Ash Pit

Many fireplaces won’t have an ash pit. However, if you do have an ash pit, it can your fire-building life a bit easier. The ash pit usually has fire-resistant metal doors that are under your fireplace grate. When the fire is done, opening the doors will drop the ashes into a pit below. Many ash pits will hold a season’s worth of ashes. This means you don’t have to spend time and energy cleaning out your ashes each time you want to build a new fire.

Glass doors

Glass Doors

Many fireplaces have glass doors on the front of the fireplace. While these look mostly decorative, they help keep the cold out when your fireplace is not in use. However, when the fireplace is in use, should these doors stay open or closed? The US Fire Administration (USFA) resolves this question for us. They recommend you always leave the glass doors open when you have a fire going. If you are worried about sparks flying out, many fireplaces have a chain curtain you can pull across the opening. Or, you can also add a freestanding fireplace guard in front of your fire.

Parts of a Chimney

Many people tend to think that the fireplace and chimney are one and the same, however, they are actually individual components. There are a number of parts of a chimney that are critical to the performance and safety of both the fireplace and the chimney itself. Here are some of the basic parts that make up a chimney:

The Bricks

A chimney’s outer material, such as bricks, is its’ foundation. If the bricks aren’t in good condition, you put the chimney’s structural integrity at risk and your own safety. Not to mention, the fireplace will not be able to function properly. Additionally, if you have damage to your bricks, moisture can penetrate your home and lead to mold and mildew concerns.


Put simply, the flue is a passageway for moving the exhaust gases from the fireplace to the outdoors. The flue protects the chimney from the heat of the smoke that is exiting. It also prevents any moisture in the outside air from entering your home. Most flues are made out of fireproof materials.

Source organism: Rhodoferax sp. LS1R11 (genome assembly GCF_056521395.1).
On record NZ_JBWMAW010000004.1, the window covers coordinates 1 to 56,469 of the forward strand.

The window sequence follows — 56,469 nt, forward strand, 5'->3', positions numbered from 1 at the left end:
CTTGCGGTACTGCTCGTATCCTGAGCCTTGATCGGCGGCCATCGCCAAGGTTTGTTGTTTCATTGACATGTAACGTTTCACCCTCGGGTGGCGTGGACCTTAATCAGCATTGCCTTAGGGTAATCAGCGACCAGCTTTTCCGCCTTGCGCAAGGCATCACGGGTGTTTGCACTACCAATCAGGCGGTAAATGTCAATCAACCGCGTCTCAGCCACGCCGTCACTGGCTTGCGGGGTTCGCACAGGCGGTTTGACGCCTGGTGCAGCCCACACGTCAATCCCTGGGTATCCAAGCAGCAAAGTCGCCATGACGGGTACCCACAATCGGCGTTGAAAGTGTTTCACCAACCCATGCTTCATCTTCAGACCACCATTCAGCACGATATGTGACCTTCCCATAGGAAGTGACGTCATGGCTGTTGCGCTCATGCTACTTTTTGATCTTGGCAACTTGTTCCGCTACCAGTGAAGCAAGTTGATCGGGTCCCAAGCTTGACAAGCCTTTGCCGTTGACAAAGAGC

Chimney Liner

The liner is the fireproof material that keeps the fire confined to the chimney. It also prevents the smoke, from entering your living areas. The most common type of liner is fireclay tiles. This material is economical and long-lasting.

If even the smallest crack develops in a liner, you’ll need to replace or repair it immediately. Your fireplace will be unsafe to use until you fix the liner.

Chimney Cap

Chimney cap. Notice the metal grate to keep birds and other pests out.

The chimney cap keeps out sleet, rain, snow, debris, and downdraft. The chimney cap can protect water from entering your chimney which will extend its life and add an extra layer of safety. It will even keep birds and animals out of your home! The wire mesh material serves as a spark guard protecting your roof from fires.

Chimney Crown

Also referred to as a chimney wash, the chimney crown is a piece of concrete that shields the top of a masonry chimney. While the chimney cap covers the flue opening, the crown covers the entire top of the chimney. It is usually a concrete material and prevents water from getting inside the chimney.

Chimney Chase Cover

Chimney chase cover

Chase covers, or “top pans” are similar to chimney caps, however, as you can see there are a few differences. While a chimney cap covers a masonry chimney, a chase cover is used for the top of prefabricated chimneys. The chase cover shields the chimney opening and comes in a variety of materials such as aluminum, copper, stainless steel, and galvanized steel. Ideally, the cover will deflect rain and snow so moisture doesn’t enter your prefabricated chimney.